Last night I saw two films at Outfest that helped me know exactly why the Los Angeles LGBT film festival -- which just celebrated 35 years -- will continue to be relevant, including for people from across the multicultural rainbow of LGBTQ communities.
The narrative feature Saturday Church was preceded by a short called Headless from director Sebastian Sdaigui. Both these films from very young diverse filmmakers with diverse casts spoke directly to me, a 53-year-old black gay man.
The short, which depicted post-adolescents coming to terms with their identities as queer young people, struck me hard. Its leads talked about trying to send a message to younger people that it's OK -- no, imperative -- to accept and love who you are in all your queerness.
Saturday Church, directed by Damon Cardasis, told the story of a young person of fluid gender identity on an odyssey of self-discovery. After the death of the father of young Ulysses (the name is "on the nose," but to good effect), his fundamentalist Christian aunt moves in to help his mother raise him. His younger brother catches him putting on his mother's shoes and turns him in to his aunt. At the same time, Ulysses is haunted by his sense of being different at school. He connects with a group of young trans and gender-fluid people at a community center known as Saturday Church who give Ulysses space and a supportive environment to be himself. Musical numbers provide expression to feelings that are too strong and passionate for simple prose dialogue.
I watched the film, transfixed, and identified so much with the teenage Ulysses. The young filmmakers and actors delivered a piece of art so specific to the experience of the characters, and yet, so beautifully universal. I was Ulysses, except I had an Afro because it was the '70s, not the late 2010s; my story was in Chicago, not in New York; I was the younger brother, caught by my older brother and threatened to be outed to my parents for being caught kissing another boy in the neighborhood, while Ulysses's younger brother outed him.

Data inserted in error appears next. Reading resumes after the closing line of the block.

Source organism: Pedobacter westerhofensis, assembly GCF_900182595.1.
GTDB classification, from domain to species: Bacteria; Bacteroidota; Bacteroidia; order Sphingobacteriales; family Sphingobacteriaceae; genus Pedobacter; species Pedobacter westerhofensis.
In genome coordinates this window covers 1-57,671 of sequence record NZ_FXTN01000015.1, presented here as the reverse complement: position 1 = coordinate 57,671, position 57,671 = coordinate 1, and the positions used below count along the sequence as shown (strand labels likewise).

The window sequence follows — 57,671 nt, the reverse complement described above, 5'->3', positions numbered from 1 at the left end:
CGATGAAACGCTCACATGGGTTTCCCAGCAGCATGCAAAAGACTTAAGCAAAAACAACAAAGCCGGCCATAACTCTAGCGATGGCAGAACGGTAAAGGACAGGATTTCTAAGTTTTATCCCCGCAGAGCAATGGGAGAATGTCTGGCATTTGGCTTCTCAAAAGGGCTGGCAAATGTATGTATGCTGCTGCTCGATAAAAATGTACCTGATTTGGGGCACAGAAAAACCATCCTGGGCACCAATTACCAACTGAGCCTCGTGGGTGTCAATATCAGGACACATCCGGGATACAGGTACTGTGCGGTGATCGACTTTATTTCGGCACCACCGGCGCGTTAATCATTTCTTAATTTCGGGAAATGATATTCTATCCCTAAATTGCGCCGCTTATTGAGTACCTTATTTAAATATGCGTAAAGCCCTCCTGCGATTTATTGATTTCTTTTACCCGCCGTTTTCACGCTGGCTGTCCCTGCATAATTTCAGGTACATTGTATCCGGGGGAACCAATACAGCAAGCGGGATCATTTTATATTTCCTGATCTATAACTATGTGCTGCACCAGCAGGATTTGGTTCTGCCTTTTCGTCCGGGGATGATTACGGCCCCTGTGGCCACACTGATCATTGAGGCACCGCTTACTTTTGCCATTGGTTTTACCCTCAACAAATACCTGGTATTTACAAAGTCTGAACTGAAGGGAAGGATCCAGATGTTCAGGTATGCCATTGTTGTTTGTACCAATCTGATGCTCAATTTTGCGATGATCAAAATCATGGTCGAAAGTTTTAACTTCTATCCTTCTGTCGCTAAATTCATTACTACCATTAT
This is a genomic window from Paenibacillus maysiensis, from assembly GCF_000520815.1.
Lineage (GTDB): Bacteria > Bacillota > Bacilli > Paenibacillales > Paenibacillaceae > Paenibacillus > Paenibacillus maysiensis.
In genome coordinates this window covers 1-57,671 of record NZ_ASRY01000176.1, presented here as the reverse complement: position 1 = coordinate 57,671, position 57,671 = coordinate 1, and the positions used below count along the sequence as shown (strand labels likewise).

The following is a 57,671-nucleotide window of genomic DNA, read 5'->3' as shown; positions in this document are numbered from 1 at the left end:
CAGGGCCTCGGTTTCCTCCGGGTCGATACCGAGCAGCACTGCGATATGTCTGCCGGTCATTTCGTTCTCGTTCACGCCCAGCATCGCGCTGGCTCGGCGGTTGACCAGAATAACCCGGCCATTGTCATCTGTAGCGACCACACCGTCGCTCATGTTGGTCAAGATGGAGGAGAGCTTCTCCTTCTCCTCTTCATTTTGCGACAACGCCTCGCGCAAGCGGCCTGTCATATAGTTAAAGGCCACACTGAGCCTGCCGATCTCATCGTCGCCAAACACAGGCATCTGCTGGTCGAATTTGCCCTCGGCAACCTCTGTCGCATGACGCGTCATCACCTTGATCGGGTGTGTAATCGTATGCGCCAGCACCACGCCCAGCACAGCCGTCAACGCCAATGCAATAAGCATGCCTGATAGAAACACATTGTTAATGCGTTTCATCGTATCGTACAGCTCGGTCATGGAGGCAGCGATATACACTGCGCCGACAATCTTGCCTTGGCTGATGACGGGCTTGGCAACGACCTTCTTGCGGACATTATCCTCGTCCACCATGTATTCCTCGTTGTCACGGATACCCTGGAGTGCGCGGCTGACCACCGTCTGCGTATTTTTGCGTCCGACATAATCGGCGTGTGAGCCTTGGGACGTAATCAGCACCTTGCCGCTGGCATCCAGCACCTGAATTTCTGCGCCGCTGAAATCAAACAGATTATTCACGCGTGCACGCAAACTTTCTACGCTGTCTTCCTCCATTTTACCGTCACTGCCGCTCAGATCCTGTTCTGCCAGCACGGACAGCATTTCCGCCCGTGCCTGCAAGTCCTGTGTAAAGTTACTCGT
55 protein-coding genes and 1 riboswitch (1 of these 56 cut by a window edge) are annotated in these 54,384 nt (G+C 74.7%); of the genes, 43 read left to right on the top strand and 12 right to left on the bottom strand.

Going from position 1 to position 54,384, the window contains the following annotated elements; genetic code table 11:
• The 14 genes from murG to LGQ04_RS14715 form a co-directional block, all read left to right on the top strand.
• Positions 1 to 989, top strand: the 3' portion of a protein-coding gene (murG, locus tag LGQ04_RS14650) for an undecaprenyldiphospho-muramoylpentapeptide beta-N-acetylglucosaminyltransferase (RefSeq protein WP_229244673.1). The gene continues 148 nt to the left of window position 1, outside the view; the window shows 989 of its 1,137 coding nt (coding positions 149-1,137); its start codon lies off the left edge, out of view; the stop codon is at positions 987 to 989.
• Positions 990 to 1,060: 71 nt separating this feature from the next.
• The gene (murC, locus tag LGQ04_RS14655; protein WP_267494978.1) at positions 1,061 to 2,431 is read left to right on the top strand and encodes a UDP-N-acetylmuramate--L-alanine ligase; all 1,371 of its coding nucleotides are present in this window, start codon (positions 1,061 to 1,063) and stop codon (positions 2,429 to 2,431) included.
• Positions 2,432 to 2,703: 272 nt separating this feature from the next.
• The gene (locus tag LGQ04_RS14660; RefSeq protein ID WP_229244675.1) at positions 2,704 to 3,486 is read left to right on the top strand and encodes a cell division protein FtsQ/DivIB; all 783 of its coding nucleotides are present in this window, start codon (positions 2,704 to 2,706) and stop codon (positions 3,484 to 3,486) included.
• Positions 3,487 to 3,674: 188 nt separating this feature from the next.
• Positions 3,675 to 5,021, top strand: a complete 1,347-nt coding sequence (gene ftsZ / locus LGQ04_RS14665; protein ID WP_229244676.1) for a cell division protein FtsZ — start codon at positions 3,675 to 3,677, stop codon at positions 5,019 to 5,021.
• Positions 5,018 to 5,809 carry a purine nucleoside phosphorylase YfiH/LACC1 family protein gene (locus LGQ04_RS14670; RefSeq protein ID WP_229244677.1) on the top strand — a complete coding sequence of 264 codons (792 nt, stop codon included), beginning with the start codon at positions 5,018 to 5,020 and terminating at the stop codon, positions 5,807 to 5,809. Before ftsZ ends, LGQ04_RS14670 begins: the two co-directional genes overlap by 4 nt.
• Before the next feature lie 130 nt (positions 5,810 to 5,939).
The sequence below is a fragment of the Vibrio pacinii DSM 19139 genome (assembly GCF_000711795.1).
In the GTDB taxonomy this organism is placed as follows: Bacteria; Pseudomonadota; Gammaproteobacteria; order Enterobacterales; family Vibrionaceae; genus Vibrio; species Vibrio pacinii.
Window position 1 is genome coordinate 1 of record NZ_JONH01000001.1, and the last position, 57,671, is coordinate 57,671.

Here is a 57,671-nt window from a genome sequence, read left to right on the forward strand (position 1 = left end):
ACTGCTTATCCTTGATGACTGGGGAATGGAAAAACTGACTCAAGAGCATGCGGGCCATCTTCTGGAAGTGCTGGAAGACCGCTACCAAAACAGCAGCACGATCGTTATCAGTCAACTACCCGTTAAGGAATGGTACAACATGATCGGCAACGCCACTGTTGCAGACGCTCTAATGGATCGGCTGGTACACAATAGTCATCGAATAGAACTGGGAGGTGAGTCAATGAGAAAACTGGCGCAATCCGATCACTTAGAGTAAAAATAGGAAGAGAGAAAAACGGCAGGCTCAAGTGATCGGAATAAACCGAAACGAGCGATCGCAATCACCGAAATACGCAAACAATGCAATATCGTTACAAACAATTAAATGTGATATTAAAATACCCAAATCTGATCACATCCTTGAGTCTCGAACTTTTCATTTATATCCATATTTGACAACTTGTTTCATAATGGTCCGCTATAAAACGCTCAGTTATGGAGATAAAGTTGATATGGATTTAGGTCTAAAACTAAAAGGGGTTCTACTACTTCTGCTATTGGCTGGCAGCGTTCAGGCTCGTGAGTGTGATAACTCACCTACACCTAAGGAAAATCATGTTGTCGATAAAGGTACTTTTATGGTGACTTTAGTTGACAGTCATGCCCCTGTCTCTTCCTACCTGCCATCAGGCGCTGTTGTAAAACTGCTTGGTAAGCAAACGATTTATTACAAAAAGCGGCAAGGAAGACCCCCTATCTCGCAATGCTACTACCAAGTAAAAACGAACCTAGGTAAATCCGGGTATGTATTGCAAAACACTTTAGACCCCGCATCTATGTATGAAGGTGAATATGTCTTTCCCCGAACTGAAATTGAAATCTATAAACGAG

As I watched the film and listened to a discussion with the film's director, producer, and two principal actors, I heard them express their intention to help make the world a better place for the generation that comes after them. Well, as a gay man over 50, who came out late in my 40s, I knew they were not just speaking to a younger generation to tell them, "It gets better." They were also giving that message to an older generation of people like myself: It's gotten better and will continue to do so, but we must remain vigilant and never cease to try to improve our lot.
In the end, Ulysses's story was different from mine because he had the fierceness to claim his identity, stand up to the forces against him, and insist on being who he was meant to be. I didn't have that kind of courage when I was his age, so my story took a different path -- not worse, but different. My path brought me two daughters who are growing up in the more free and accepting world that Ulysses inhabits. Like Ulysses, my daughters have a fierce determination and intention to fight as warriors for social justice and for the acceptance of all kinds of people.
My journey has taken much longer, but I stood in those same high heels as Ulysses and took a few steps on that odyssey under the watchful eyes of more experienced friends and spiritual ancestors who came before me who told me that I could do this. What I had not expected was the power of these young people, some younger than my children, to teach me lessons about how to be myself and how we all can do this. I can perhaps take a brief respite from my frequent pangs of despair about the future of our country and especially the future of LGBTQ people of all colors in knowing that these young people are figuring out how to tell our stories.
And that's why Outfest will continue to be relevant for a long time to come.
TERRY FRANKLIN is a member of the Board of Directors of Outfest, and is working on a novel, The Last Will of Lucy Sutton.